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Republicans call for 'innovation' on climate change

Republicans call for 'innovation' on climate change

Co-sponsored by 17, including Faso and Stefanik
Republicans call for 'innovation' on climate change
U.S. Reps. John Faso and Elise Stefanik.

Two Capital Region members of Congress last week co-sponsored a resolution offered by a small group of Republican legislators calling for using "American innovation" to fight the threat of climate change.

The resolution was co-sponsored by 17 House Republicans, including U.S. Reps. Elise Stefanik, R-Willsboro, and freshman legislator John Faso, R-Kinderhook.

Such a resolution sponsored by Republicans would go against the thinking within the Trump administration. President Donald J. Trump last year called man-caused climate warming a "hoax," and he named a denier of climate change as head of the Environmental Protection Agency, the government's lead agency on environmental issues. Trump's proposed federal budget would slash alternative energy research spending.

The resolution calls for the House of Representatives to work toward "economically viable solutions" that address climate change, calling on "American ingenuity, innovation and exceptionalism" and citing the "conservative principle to protect, conserve and be good stewards of our environment."

The sponsors are a small group among the 237 Republicans in the House of Representatives. None of the co-sponsors are from the Midwest, where fossil fuels are widely used to produce electricity, or the major fossil-energy producing states.

"Clean energy innovation is key to addressing the serious issue of climate change," said Stefanik, who represents the 21st Congressional District covering the North Country, from Fulton and Saratoga counties to the Canadian border. "This resolution brings together the priority of addressing the risks of climate change with the importance of protecting and creating American jobs."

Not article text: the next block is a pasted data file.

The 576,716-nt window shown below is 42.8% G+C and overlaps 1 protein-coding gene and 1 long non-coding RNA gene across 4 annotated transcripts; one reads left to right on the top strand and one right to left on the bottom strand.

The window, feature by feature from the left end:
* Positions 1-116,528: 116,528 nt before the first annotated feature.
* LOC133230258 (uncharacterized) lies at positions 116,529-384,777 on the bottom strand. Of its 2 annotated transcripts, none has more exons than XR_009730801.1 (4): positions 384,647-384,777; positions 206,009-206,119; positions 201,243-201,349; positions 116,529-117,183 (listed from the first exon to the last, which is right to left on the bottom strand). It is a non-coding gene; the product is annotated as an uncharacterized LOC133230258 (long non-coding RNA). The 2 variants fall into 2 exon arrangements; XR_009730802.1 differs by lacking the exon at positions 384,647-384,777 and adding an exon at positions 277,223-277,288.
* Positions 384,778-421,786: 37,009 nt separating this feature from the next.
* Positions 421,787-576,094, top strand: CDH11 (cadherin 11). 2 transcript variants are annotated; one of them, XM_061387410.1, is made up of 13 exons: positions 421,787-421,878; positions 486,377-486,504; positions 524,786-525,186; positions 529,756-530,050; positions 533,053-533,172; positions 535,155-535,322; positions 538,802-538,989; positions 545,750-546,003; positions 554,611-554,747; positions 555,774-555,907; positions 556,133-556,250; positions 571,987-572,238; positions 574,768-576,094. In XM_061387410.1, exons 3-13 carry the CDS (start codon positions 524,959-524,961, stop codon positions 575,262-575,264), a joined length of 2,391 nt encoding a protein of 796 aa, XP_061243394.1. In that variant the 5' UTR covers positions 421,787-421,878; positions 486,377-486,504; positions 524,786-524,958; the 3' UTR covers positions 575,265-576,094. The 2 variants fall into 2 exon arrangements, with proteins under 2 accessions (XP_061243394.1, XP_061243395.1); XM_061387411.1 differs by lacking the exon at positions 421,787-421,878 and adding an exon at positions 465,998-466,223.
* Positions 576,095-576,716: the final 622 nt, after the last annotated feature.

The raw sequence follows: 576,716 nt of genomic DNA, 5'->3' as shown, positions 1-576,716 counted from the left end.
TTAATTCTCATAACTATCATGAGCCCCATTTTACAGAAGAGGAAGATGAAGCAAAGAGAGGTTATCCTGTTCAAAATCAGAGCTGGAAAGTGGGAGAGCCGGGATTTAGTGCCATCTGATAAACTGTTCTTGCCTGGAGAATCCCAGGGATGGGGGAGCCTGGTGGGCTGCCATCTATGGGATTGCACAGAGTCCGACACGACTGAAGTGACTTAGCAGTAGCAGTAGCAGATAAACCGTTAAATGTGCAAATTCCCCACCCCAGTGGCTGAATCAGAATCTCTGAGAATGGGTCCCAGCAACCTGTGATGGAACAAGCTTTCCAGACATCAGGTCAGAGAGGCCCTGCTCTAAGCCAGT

Stefanik also spoke briefly on the House floor last Thursday while introducing the resolution, citing the environmental sensitivity of the North Country, where the Adirondacks for decades have felt the effects of acid rain, mercury and other emissions from fossil fuel power plants in the Ohio Valley and Midwest.

“This resolution addresses the real impacts of man-made climate change and emphasizes the need to develop and create jobs with the goal of protecting our environment,” Faso said in a statement. “It’s critical that we work together to develop smart solutions that will conserve our natural resources and protect our communities and infrastructure for future generations.”

The resolution has been welcomed by groups whose concerns about climate change have often been dismissed by Republicans in the past.

"I'm heartened to see Republican House members introduce a resolution committing Congress to address climate change and base its policy decisions on science and quantifiable facts," said Ken Kimmell, president of the Union of Concerned Scientists.

Most Democratic lawmakers, as well as groups like the Union of Concerned Scientists, point to increases in extreme weather — including flooding, droughts and wildfires — as among the problems linked to climate change that could significantly increase the future cost of government.

Reach Gazette reporter Stephen Williams at 395-3086, swilliams@dailygazette.net or @gazettesteve on Twitter.

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